The assassination of a prominent lawmaker in Karachi, Pakistan, triggered a wave of revenge attacks that had claimed at least 45 lives as of Tuesday and raised fears of a new cycle of reprisal killings in Pakistan’s largest city.
So-called targeted killings, often motivated by political feuds and sectarian divisions, have plagued Karachi for years. This year, however, their number has risen sharply, with an estimated 170 people slain in targeted killings and reprisal attacks. Last year, the total was 152, according to government figures.
As in years past, many of the attacks this year have centered on the rivalry between two powerful political parties, the Muttahida Qaumi Movement and the Awami National Party. The MQM party, which dominates government in Karachi, represents descendants of Indian migrants who settled in Pakistan when the country became independent in 1947. The Awami party, a secular movement, represents Karachi’s large Pashtun minority.
The violence that swept through Karachi was fueled by the killing of Raza Haider, a senior MQM leader and a member of the Sindh provincial legislature. Haider, 51, was attending a funeral Monday at a mosque in Karachi’s Nazimabad neighborhood when gunmen on motorcycles appeared and shot him and his bodyguard dead.
Haider’s slaying spurred a wave of reprisal killings that left at least 45 people dead by Tuesday afternoon. Dozens of stores, buses and cars were set ablaze late Monday night as police struggled to stem the violence. At least 93 people were injured.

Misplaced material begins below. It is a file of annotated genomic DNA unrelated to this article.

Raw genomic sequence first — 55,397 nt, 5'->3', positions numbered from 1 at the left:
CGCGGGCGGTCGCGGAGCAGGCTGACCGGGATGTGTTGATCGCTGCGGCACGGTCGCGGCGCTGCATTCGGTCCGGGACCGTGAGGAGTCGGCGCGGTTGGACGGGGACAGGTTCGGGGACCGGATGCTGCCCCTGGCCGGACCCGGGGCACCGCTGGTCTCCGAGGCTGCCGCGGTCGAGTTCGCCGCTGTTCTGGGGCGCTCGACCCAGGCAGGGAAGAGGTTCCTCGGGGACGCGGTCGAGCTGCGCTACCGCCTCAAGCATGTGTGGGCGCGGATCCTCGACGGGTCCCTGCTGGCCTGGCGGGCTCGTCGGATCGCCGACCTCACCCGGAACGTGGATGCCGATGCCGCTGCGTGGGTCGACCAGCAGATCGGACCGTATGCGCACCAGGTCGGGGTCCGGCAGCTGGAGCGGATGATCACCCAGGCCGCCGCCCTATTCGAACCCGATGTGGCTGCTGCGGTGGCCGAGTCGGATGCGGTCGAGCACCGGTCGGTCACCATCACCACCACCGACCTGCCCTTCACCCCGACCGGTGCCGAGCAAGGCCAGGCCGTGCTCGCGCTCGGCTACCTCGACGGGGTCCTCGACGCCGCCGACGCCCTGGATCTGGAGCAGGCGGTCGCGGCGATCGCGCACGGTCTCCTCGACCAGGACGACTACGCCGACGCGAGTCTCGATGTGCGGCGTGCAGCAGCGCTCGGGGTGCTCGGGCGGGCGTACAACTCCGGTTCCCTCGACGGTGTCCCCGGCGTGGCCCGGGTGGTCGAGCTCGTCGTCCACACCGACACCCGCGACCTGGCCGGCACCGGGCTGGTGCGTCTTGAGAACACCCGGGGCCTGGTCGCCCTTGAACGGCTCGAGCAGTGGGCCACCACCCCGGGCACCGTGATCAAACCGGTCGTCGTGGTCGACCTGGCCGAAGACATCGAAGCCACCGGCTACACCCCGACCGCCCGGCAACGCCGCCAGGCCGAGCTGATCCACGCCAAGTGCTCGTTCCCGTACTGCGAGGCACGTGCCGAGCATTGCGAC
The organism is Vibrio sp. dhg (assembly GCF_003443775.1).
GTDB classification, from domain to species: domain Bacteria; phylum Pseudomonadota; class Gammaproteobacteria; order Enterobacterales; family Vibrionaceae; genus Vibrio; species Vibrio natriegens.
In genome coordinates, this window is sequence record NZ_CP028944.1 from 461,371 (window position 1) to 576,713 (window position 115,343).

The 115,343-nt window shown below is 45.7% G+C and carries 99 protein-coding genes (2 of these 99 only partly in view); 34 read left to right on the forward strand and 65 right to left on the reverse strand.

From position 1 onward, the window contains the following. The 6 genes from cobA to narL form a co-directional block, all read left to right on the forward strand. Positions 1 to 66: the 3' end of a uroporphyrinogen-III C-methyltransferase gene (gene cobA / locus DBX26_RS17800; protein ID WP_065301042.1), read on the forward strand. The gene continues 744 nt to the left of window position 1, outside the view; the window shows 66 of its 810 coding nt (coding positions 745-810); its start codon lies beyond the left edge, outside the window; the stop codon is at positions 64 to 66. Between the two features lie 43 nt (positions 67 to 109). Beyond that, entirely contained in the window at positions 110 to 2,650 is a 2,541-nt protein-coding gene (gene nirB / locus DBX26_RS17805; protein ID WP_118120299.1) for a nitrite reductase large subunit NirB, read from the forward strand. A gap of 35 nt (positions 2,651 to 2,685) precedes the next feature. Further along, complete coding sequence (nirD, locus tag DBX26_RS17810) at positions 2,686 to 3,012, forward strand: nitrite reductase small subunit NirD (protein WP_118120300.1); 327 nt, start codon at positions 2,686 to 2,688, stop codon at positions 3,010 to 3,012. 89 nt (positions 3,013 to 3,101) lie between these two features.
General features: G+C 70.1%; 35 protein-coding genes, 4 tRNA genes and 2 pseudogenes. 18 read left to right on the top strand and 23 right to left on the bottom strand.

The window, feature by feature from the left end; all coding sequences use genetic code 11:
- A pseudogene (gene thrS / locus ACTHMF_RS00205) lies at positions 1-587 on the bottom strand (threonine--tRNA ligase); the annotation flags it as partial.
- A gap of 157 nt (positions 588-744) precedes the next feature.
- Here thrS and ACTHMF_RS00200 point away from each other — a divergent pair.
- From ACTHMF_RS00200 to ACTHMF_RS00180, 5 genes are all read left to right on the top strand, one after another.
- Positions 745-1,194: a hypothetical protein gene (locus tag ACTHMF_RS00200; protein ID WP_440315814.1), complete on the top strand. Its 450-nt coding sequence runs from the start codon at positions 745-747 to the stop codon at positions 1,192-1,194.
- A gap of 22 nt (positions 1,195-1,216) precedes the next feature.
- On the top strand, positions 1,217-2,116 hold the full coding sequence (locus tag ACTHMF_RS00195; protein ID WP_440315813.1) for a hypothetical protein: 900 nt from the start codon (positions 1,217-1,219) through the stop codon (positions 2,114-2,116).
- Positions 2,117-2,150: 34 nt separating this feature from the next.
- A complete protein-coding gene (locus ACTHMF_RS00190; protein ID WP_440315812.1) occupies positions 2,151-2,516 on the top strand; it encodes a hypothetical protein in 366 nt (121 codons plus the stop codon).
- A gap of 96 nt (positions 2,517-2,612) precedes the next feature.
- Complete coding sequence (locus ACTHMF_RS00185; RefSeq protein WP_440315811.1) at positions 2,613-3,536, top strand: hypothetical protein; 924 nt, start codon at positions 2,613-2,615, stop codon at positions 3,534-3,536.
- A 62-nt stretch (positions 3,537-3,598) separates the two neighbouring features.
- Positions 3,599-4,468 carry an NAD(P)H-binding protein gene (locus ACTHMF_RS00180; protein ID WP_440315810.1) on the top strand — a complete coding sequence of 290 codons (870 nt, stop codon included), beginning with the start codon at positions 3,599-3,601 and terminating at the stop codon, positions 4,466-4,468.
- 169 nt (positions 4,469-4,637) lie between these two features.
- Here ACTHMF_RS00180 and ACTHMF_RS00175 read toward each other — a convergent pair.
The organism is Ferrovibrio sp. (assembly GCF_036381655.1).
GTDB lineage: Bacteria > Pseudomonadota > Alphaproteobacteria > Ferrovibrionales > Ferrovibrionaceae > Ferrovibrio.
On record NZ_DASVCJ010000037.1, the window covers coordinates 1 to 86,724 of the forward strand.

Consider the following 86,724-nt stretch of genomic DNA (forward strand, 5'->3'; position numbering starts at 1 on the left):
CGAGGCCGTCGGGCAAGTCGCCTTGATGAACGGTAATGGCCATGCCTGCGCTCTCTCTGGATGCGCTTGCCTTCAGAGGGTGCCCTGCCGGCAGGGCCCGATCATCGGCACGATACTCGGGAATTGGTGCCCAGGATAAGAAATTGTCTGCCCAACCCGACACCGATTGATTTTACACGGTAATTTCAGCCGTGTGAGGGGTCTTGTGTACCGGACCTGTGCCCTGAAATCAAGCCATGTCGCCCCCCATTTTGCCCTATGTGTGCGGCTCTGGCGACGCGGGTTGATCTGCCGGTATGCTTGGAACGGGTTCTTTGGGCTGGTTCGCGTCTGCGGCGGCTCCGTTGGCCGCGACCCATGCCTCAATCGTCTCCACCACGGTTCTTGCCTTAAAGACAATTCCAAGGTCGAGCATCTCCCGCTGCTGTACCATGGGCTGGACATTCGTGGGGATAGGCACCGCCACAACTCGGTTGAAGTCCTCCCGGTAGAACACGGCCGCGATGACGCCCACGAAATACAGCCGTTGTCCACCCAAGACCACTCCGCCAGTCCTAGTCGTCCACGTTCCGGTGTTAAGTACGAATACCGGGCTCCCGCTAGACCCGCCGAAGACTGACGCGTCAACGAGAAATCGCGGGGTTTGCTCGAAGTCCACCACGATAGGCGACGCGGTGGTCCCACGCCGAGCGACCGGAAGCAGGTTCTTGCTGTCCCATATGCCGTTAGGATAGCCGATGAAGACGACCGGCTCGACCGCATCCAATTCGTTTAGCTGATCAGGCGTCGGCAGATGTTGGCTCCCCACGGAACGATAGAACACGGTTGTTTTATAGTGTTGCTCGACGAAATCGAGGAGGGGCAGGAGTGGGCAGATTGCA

On Tuesday, dozens of owners closed their shops, and traffic on many city streets was almost nonexistent, as residents feared another wave of unrest. Pakistani paramilitary forces were deployed throughout the city to maintain calm. The government also shut down Karachi’s colleges.
Fueling the cycle of targeted killings that plagues Karachi every year is the nexus between Karachi’s organized-crime leaders and the city’s political heavyweights. The affiliations revolve around rival gangs’ never-ending battle for the city’s prime real estate, which can generate millions of dollars in profits.
MQM leaders stopped short of blaming Haider’s murder on the Awami party, but they accused the ANP of aligning with Karachi’s powerful gangs and stoking the city’s endless cycle of violence.
“ANP publicly supports the land mafia,” said MQM leader Raza Haroon. “We are not saying that ANP is directly involved in the killing of Raza Haider, but they should be investigated. ANP is inciting Pasthuns, fanning ethnic violence.”
Amin Khattak, the ANP’s provincial general secretary, said MQM’s claims about ANP were unfounded. “MQM fears that the demography of Karachi may be changing in favor of ANP and the Pashtun community, and that’s why they kill Pashtuns,” Khattak said.
Khan is a special correspondent.